So, write your editors! Carry the torch!  Beat the drum!  :mg: :mg: :mg:

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Mr. Falloon explains the origins as the motor designed by Ing Carcano in the late 50's as first a motor for his Fiat and that engine being the inspiration for the V700 motore.

 

I say we tie them all at the ankles .... hang them upside down over a clothes line and let them sort it out!

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.... early 50's? I think. Did that bike have any influence on the Guzzi V?

 

I wish it had. Sadly miss a kick starter ever since. Motorcycle is kick start, like with old planes when the engines were started by hand.

 

Besides that, my father had no good word for the Bergmeister. It was no match for the TWN 350 Boss.

Triumph%20Nurnberg%20(TWN)%20Boss%20350-

 

 

 

Hubert

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Phelon and Moore of Panther fame did a guzzi style V twin in the late twenties /early thirties :the Panthette

http://commons.wikimedia.org/wiki/File:P%26M_Panthette_250_cc_1927.jpg

Very advanced but also had some flaws like leaf valve springs...sadly got killed by the depression.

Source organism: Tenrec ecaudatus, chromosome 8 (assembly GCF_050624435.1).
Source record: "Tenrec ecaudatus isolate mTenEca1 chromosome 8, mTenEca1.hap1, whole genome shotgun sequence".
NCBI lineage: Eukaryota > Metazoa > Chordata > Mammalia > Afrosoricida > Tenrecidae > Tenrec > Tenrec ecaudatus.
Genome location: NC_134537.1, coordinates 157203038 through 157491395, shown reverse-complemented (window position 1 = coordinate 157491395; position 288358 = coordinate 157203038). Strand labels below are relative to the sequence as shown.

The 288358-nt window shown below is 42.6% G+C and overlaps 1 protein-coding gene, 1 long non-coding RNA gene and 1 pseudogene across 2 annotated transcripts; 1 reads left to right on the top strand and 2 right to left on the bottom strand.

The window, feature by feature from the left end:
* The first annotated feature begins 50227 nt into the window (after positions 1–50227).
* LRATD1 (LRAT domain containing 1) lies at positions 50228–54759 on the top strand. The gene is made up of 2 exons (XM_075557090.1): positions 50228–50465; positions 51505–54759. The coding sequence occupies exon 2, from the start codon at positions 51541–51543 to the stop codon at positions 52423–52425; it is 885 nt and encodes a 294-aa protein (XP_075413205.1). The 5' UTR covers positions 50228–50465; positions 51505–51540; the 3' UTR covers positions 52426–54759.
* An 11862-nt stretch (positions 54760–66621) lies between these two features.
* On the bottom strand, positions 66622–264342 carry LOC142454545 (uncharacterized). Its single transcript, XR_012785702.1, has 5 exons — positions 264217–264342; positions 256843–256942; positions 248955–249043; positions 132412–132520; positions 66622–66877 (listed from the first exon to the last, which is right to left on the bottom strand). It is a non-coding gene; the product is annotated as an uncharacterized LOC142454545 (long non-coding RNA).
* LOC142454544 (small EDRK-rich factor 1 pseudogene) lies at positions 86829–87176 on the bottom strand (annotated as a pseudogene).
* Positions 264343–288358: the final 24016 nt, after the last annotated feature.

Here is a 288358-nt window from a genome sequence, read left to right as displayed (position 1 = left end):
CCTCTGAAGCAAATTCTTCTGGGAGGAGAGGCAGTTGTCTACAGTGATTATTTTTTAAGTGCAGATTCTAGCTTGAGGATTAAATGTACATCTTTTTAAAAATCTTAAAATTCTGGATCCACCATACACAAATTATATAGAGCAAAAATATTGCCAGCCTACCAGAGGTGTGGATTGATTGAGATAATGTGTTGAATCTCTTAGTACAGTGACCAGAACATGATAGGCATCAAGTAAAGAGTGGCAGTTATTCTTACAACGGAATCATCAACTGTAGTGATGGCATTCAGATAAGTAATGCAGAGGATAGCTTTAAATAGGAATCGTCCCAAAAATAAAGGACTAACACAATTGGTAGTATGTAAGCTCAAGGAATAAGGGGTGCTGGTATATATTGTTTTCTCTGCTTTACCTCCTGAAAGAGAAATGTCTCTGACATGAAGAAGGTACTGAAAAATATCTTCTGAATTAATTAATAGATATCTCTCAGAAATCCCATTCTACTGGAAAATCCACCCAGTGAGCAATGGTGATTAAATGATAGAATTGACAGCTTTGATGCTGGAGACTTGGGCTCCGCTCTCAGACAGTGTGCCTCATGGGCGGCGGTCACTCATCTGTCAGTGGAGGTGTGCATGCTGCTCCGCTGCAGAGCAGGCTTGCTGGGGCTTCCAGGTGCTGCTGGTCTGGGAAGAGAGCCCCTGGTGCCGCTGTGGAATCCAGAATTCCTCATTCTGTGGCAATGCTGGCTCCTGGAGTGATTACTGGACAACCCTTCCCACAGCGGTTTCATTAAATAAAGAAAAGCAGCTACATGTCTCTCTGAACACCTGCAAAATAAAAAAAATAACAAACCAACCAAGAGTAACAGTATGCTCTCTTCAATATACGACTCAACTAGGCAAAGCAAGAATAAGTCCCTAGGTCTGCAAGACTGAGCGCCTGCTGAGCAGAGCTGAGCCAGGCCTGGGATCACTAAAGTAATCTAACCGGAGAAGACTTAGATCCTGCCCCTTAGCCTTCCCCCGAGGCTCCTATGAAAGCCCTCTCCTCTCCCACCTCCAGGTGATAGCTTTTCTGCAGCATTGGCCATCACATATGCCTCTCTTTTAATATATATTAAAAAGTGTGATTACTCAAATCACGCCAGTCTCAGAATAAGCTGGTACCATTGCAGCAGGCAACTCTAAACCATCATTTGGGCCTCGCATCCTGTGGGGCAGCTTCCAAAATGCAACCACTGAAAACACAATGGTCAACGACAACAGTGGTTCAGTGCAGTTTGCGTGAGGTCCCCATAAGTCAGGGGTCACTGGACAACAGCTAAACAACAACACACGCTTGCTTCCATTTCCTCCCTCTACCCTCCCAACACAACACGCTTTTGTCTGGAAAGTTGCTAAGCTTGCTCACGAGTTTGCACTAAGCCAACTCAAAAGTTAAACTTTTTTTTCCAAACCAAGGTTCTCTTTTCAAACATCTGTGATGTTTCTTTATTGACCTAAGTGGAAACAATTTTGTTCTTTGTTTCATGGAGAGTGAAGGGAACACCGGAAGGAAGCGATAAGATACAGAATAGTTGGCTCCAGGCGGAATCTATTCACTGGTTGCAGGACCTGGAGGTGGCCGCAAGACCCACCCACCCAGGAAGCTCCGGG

now thats kn cool man, heres a few I have found over the years

XI017.jpg

A23 350.jpg

100039128_full.jpg

75 360TC.jpg

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Looks like Honda really wanted to give it a go... Good finds, dangerous!

they did and they did it well... yes those two are prototypes but they did lead to the CX500 of which I have had 5 or so including the turbo, emagine if Honda stuck with it, a CX 1400 classic

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Phelon and Moore of Panther fame did a guzzi style V twin in the late twenties /early thirties :the Panthette

http://commons.wikimedia.org/wiki/File:P%26M_Panthette_250_cc_1927.jpg

Very advanced but also had some flaws like leaf valve springs...sadly got killed by the depression.

now thats kn cool man, heres a few I have found over the years

 

 

What is the third bike in that lineup?

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  i believe the 3rd bike is a lilac\marusho  250, if i remember correctly, lilac made the smaller ones & marusho the larger bikes. others will know more.

 in my youth i rode a lilac 250 & thought it was so much slower than my '61 honda cb92 125. youth...... 

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yeah Marusho motor Co, from the 'land of the rising sun' manufactured motorcycles from 1948 to 1967

Tadashi Itō started Marusho in Hamamatsu, Japan, in 1948 after studying business management with Soichiro Honda. The company produced shaft driven models like the Lilac, and showcased its technical prowess to the world in the Mount Asama Volcano Race, competing well against the likes of Honda, Yamaha, and Suzuki. Company founder Tadashi Itō died in 2005 at the age of 92.

250px-Marusho_Lilac_02.jpg
magnify-clip.png
Marusho Lilac V-twin
250px-Marusho_Lilac_01.jpg
magnify-clip.png
Marusho Lilac flat-twin